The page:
Monday, October 15, 2012

Mo Ibrahim Prize

Once again we're witnessing the embarrassing spectacle of the Mo Ibrahim Prize for good governance lacking a winner. I myself was always skeptical of how Mr Ibrahim, despite his noble intentions, could find a winner for his prize, year in and year out.

First of all,  there are 54 African countries of which only a handful (Ghana, Zambia, Mauritius, Seychelles, Botswana, Cape Verde) have progressed into fluid democracies, with robust, free-and-fair elections. The rest have not and are often ruled by aging leaders who resolutely refuse to leave their posts. That's why your average African President is a doddering geriatric in his mid-to-late 70s.

So, it would have been a stretch -- if not mathematically impossible -- for the Mo Ibrahim Foundation to find a candidate who met their criteria, year in and year out, given the "dead wood" of African leadership they were working with. If one handed the stats of Africa's leadership to an actuary, and gave him the criteria used for the award, he would probably have concluded that winners of the award would be few and far between.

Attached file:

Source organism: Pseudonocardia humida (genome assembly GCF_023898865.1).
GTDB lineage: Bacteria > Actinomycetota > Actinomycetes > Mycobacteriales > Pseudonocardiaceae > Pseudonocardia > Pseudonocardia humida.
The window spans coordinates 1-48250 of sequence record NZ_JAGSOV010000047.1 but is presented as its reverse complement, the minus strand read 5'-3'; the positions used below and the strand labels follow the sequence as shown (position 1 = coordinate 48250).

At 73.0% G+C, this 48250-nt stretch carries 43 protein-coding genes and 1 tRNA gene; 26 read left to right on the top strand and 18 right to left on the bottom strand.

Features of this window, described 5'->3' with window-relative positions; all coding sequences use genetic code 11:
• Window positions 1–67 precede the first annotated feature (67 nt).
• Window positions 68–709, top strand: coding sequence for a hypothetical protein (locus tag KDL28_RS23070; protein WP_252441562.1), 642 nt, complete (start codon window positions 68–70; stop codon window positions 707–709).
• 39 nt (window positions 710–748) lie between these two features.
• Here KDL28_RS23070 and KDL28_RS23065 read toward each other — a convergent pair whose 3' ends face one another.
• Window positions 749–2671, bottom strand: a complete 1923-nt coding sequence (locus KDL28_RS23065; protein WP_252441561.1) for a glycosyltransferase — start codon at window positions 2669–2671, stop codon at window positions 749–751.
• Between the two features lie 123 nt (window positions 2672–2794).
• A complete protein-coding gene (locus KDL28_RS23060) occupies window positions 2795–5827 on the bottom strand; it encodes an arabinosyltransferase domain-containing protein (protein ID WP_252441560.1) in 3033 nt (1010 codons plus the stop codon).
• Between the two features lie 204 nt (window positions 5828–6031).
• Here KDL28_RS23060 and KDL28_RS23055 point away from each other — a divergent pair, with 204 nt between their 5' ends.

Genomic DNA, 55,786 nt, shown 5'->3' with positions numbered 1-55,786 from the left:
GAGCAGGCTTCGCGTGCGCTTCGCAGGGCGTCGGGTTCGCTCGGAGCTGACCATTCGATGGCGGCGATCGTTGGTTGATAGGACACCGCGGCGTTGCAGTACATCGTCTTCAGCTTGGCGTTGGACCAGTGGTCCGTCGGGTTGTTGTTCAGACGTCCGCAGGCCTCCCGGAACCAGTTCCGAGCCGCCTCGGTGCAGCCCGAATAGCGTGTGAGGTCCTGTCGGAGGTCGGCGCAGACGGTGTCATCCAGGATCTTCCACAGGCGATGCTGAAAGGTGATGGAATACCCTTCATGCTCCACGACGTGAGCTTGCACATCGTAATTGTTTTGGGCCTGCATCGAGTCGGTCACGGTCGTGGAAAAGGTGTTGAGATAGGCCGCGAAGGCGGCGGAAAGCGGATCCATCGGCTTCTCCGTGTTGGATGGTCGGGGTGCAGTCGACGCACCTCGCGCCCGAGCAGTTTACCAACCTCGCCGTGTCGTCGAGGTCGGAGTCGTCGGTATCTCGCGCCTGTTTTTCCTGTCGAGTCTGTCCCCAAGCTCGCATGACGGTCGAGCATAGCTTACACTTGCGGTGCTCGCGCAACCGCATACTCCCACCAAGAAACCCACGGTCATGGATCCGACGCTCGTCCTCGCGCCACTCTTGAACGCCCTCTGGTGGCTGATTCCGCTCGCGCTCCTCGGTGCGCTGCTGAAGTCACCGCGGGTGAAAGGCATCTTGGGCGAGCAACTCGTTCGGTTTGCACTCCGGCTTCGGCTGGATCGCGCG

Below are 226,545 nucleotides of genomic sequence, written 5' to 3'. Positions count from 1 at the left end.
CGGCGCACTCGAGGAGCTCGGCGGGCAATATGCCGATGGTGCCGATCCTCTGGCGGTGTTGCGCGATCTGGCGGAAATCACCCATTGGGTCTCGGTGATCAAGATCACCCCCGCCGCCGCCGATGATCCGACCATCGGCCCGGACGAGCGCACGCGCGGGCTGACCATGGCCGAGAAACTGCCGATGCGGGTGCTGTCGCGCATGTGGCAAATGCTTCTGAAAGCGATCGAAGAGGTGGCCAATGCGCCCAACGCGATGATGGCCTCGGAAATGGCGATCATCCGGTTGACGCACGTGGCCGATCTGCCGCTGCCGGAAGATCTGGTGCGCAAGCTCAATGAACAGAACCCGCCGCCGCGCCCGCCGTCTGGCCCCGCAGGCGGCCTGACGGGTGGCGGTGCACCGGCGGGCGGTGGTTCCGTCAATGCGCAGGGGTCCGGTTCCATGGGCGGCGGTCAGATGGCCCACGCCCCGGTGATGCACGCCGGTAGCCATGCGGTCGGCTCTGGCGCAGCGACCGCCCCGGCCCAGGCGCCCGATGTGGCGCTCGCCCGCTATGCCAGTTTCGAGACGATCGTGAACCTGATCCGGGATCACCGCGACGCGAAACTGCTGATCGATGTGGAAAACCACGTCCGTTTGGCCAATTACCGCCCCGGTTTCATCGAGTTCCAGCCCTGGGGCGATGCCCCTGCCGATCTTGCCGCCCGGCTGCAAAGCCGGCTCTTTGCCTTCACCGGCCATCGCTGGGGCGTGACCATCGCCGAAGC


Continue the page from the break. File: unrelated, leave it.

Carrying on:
There's absolutely nothing wrong with Mo Ibrahim's prize or his noble intentions. It's just that the "dead wood" of Africa's geriatric leadership makes finding a candidate who meets his strict criteria an almost impossible task.